The Netherlands makes an art form out of its own liberal self-regard. To read about “the most open-minded country in the world” is to read marketing copy of the country’s soft drug policies and idyllic accounts of euthanasia (or “the gentle death,” as the Dutch sometimes call it) along with paeans to Dutch tolerance. You will learn that the Netherlands pioneered gay and lesbian rights when same-sex weddings were made legal in 2000, the first in the world. Also that it’s the first country to legalize assisted suicide for the terminally ill, or for those who endure unbearable suffering. You probably already know that the Netherlands is where people smoke pot in cozy coffeeshops in broad daylight.
They have passed all these laws, but they have also made sure that the world knows all about them. Having pioneered something—whatever it is—the Dutch remain as a guiding light, a “gidsland,” for the rest of the world.
I first encountered “gidsland” in the mid-2000s, a few years after the euthanasia law had come into effect. The “Termination of Life on Request and Assisted Suicide Act” was viewed by liberal-minded Dutch as a stepping stone into a fully-progressive society: euthanasia, the Dutch believe, is the ultimate right over one’s own life and body. I didn’t give the new law too much thought at first, being young and focused more pressing matters. In the case of euthanasia, as in abortion, this reasoning goes, the State should intrude as little as possible in decisions over people’s own bodies.
Though the whole thing seemed so far removed from my immediate concerns, that word, “gidsland,” kept coming back, with its evident sense of pride and self-congratulation.
The Dutch imposed a harsh form of Calvinism on South Africa, installing one of history’s most brutal colonial regimes in part because they felt themselves “the Elect of the Lord,” an ethos that would be used to justify apartheid. Perceiving oneself as “the elect of the Lord” is only an infinitesmal step away from seeing one’s country as being “chosen” to lead. And so it was that Cornelis van Vollenhoven first used “Gidsland” in his 1913 book, The Unity of the Country, to describe the future he envisioned for the Netherlands.
The Dutch should not assert themselves through force, van Vollenhoven argued, but through moral superiority. To colonize Indonesia, for example, he recommended a “moral imperialism” that would make the Dutch a guiding nation; as other nations followed the Dutch lead, a new international legal order would be created. With such a destiny, the military intervention that had made the occupation of Indonesia possible was both necessary and desirable; bringing peace, order, and welfare to Indonesia, van Vollenhoven believed, only illustrated the fundamental unselfishness of Dutch imperialism. This view of the unselfishness of Dutch Imperialism also inspired seemingly benevolent programs in Indonesia, such as the Ethical Policy which passed reforms in education and agriculture and, under the rhetoric of welfare and human rights opened the Indonesian rural areas to the penetration of Western capitalism.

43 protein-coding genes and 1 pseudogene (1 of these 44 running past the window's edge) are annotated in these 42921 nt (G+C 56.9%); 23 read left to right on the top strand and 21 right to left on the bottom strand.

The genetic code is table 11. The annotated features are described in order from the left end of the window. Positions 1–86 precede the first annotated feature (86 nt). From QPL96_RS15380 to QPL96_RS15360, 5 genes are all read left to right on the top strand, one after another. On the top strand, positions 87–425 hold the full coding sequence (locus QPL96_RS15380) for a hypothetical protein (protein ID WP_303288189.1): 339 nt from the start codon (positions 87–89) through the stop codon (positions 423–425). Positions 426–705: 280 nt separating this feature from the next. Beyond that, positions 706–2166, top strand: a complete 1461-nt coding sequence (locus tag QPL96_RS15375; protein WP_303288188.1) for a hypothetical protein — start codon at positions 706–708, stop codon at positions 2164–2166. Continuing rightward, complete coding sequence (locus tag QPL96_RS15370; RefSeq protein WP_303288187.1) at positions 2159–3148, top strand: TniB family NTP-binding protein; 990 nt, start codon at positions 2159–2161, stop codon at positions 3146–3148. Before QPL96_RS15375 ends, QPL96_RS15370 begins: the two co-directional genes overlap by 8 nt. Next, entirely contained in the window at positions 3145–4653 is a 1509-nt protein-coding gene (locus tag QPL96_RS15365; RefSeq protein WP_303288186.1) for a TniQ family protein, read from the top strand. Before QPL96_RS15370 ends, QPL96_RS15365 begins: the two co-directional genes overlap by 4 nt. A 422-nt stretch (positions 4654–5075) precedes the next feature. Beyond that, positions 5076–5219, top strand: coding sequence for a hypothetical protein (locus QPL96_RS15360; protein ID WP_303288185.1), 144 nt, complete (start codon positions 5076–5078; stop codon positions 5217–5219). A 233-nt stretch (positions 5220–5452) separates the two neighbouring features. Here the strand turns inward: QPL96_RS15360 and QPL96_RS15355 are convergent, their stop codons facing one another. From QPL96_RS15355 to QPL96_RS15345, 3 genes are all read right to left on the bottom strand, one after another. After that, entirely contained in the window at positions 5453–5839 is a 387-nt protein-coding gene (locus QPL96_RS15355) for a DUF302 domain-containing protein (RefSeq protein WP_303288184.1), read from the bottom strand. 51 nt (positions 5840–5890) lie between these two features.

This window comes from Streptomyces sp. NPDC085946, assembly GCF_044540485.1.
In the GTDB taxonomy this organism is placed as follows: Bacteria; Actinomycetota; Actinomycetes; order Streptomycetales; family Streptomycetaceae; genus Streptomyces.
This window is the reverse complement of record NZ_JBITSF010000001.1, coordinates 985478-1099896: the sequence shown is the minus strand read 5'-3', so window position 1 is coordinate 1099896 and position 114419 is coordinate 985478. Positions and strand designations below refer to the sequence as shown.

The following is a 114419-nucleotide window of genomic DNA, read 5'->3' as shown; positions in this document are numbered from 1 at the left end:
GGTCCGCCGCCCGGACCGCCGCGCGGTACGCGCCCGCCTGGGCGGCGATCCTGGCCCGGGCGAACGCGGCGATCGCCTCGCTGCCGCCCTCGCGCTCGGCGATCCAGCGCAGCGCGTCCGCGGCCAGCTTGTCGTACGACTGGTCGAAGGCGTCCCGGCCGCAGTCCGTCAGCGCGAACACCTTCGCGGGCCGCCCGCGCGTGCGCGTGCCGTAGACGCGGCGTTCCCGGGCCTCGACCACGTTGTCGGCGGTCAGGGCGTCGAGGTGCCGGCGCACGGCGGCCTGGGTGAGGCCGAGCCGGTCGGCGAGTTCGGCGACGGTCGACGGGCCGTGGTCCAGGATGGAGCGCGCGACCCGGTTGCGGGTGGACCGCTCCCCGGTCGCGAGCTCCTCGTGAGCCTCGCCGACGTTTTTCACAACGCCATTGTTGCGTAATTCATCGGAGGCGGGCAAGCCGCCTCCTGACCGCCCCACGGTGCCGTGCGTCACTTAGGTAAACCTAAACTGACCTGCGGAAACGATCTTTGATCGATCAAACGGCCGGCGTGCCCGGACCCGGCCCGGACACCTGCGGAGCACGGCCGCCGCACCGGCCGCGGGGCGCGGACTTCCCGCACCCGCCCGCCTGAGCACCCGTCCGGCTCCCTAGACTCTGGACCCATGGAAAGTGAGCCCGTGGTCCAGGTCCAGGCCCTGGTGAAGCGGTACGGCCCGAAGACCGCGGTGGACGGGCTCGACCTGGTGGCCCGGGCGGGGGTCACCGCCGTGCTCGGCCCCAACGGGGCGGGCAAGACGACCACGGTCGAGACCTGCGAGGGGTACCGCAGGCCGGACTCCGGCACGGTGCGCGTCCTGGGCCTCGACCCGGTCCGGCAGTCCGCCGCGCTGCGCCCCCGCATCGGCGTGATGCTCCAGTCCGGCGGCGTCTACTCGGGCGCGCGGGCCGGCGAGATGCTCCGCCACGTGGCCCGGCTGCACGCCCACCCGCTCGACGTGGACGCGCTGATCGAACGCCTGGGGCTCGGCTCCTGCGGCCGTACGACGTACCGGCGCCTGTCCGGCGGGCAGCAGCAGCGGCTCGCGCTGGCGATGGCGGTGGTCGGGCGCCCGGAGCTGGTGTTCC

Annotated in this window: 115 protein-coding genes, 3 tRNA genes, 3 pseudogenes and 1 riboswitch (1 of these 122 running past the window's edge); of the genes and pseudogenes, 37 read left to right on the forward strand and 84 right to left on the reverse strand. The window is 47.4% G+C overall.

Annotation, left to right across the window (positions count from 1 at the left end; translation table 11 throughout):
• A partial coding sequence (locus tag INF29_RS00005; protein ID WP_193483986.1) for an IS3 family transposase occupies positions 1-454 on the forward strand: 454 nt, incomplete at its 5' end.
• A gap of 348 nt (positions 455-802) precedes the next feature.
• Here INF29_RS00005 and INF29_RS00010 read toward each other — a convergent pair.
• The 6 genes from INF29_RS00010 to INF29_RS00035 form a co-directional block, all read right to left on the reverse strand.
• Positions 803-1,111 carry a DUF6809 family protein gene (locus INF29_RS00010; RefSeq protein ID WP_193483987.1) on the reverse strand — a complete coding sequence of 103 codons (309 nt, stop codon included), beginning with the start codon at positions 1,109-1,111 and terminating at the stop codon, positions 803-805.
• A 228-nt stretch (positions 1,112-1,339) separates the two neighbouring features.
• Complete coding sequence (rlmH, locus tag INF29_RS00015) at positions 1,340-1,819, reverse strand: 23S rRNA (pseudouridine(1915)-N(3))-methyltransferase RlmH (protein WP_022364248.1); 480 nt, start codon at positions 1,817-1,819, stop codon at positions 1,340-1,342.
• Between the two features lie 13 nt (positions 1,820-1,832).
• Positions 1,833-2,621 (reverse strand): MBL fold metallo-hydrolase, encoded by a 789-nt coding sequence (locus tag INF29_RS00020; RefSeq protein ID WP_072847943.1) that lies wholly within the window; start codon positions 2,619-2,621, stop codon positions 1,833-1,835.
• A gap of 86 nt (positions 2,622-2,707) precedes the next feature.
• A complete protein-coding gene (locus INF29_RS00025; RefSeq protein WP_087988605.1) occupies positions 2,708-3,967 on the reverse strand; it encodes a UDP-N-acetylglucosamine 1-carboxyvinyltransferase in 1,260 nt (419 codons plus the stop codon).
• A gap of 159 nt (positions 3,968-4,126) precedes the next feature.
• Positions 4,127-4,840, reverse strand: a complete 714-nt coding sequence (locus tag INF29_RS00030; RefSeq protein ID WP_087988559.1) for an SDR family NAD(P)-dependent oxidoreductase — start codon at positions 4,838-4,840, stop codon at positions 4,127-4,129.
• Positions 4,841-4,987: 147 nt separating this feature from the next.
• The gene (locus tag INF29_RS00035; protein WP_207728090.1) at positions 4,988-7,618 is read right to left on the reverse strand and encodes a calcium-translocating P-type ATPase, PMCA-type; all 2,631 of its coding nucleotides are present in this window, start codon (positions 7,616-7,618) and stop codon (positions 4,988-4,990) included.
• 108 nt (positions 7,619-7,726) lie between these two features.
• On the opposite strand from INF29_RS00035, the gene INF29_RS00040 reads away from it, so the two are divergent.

Over the decades that followed—as the Dutch Empire was considerably reduced, at least in territorial terms—the term went dormant, living on only in citations of van Vollenhoven’s book. But in the early 70s, the radical leftist politician Bas de Gaay Fortman resurrected the term to illustrate his vision of The Netherlands “exporting” human rights and moral politics. The solution to the Cold War’s divisions of the world, he argued (in the Internationale Spectator in 1973), was a gidsland, a country that would set the example for the rest. “The Netherlands must be a gidsland for radicals,” he wrote, “it must pave the road through its policies that other EU and NATO countries can follow towards globally responsible security and development policies.”